My code is trying to kill me

Daniel Whiteson and Jorge Cham: We have no idea (2017)

08.02.2019In Book Impressions

Here's the pop-science book worth reading. If you're interested in why the speed of light is the speed limit of the universe or what is time, why gravity is weird or what are the basic elements of matter, Daniel and Jorge will explain it with just the right amounts of science, philosophy and cat pictures.

I bought this book when I had a feeling that I work only on miniature, banal problems and I just wanted to cope with some grander questions. And this book provided. As Carl Sagan's "Cosmos" was defining read for me some 30 years ago through which I learned about grandeur of the Universe, "We Have No Idea" explains all we know and all we don't know about the Universe using cats and comics.

Some topics it covers:

  • What is the Universe made of?
  • What is the most basic element of matter?
  • What are dark matter and dark energy?
  • What are time, mass, space?
  • How many dimensions are there?

When I tried to read Wikipedia articles on those questions, although I'm curious about the topics, I got bored quickly. But "We Have No Idea" worked remarkably. Not to simple, not overly detailed. I didn't learn any equations and I'm still not able to calculate what happens in hadron collider but I got general knowledge about the topics and the sense of how big and grand those questions are.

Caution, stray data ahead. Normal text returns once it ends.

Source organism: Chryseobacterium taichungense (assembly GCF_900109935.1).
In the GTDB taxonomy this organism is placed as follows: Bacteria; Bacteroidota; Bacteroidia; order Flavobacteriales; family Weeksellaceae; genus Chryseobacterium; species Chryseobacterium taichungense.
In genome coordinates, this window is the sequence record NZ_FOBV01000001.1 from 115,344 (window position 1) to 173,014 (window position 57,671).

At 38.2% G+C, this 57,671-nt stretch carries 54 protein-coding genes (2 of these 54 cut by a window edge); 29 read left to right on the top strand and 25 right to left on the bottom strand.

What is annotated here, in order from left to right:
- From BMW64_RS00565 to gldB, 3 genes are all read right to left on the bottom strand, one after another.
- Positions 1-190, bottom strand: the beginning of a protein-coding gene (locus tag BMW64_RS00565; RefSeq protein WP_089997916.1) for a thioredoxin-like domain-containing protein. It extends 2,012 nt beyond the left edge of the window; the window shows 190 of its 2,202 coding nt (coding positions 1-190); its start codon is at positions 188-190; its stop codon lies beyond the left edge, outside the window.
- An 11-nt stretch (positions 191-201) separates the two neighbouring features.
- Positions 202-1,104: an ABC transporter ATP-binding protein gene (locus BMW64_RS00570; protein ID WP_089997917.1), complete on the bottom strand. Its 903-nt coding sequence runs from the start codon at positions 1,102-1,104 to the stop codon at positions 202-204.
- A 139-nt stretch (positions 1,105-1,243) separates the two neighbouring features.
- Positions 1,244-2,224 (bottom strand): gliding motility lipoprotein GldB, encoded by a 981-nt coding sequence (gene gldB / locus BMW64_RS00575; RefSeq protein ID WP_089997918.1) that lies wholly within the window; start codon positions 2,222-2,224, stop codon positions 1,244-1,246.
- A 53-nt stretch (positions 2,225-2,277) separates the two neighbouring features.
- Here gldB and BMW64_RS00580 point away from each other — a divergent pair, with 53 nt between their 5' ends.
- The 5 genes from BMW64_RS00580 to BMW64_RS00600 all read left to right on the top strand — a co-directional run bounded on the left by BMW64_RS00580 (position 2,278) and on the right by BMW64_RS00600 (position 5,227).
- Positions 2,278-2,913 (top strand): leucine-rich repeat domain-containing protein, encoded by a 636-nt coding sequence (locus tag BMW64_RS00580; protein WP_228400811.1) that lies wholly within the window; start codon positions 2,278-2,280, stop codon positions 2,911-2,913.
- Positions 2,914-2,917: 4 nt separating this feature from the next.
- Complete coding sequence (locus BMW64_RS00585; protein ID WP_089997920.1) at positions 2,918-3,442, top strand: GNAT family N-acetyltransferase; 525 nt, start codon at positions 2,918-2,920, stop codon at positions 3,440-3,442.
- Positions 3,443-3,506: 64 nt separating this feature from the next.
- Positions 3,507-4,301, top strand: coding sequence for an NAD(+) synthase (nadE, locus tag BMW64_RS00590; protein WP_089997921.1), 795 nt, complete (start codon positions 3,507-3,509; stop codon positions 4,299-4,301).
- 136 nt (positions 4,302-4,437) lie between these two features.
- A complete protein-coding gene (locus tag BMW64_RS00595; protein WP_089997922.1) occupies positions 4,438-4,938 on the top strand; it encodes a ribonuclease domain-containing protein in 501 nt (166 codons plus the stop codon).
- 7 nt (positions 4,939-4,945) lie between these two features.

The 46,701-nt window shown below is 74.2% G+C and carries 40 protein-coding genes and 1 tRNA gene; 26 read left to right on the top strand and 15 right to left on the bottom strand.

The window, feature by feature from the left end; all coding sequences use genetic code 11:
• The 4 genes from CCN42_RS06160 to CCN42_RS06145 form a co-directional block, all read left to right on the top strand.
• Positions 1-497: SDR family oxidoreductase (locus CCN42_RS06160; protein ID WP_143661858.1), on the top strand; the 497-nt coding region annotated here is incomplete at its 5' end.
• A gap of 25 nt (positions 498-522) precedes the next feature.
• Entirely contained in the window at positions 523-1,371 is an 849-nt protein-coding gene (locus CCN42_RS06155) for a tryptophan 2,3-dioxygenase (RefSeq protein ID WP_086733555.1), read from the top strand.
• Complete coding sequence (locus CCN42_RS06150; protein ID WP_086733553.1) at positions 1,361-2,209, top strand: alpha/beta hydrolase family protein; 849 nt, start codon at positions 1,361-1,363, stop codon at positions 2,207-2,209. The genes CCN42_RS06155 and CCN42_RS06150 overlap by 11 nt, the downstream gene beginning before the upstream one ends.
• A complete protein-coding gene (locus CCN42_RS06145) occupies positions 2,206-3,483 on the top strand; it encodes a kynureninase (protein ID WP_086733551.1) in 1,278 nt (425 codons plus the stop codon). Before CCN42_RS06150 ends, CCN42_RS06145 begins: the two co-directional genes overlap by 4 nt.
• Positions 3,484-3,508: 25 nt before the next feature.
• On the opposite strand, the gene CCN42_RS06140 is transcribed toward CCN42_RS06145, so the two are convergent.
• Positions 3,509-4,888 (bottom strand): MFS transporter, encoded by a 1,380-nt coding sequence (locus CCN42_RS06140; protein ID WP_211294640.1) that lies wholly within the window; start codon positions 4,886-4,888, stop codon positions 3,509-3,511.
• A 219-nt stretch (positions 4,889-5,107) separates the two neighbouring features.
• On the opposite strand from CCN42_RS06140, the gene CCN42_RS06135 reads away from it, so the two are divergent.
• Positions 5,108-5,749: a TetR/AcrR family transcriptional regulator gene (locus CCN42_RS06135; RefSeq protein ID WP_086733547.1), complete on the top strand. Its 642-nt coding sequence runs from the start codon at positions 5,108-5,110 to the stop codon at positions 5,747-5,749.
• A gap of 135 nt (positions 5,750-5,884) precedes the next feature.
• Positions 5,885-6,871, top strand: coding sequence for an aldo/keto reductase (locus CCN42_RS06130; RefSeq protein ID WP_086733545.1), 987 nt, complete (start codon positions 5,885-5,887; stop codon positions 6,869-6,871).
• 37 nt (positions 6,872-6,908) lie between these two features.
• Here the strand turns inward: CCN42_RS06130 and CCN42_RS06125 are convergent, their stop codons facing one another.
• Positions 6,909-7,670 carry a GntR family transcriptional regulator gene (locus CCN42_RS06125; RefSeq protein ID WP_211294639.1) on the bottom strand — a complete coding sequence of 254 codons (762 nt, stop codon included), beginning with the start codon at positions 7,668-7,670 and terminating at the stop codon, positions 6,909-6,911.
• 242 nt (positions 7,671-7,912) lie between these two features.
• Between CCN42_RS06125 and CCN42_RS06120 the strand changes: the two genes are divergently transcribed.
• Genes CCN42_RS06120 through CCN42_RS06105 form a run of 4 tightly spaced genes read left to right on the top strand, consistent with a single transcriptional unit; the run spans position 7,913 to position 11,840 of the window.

Daniel C. Dennett: Freedom Evolves (2003)

16.03.2017In Book Impressions

If the universe is deterministic, as physics laws say, how can we have free will? Can we admit that everything we do is just a result of previous state of universe? Is free will just an illusion?

In this book Daniel Dennett tackles this question but I'm not sure I'm satisfied with the answer. He says that one does not exclude the other. Yes, the universe is deterministic on the physics scale, but a complex creatures like us can exert free will and make decisions on biological scale.

And really, how could be any different? If universe has any random element, then we don't have free will, but rather act randomly. We need deterministic framework to exercise free will.

It is, after all, just one of the many weirdness of our existence.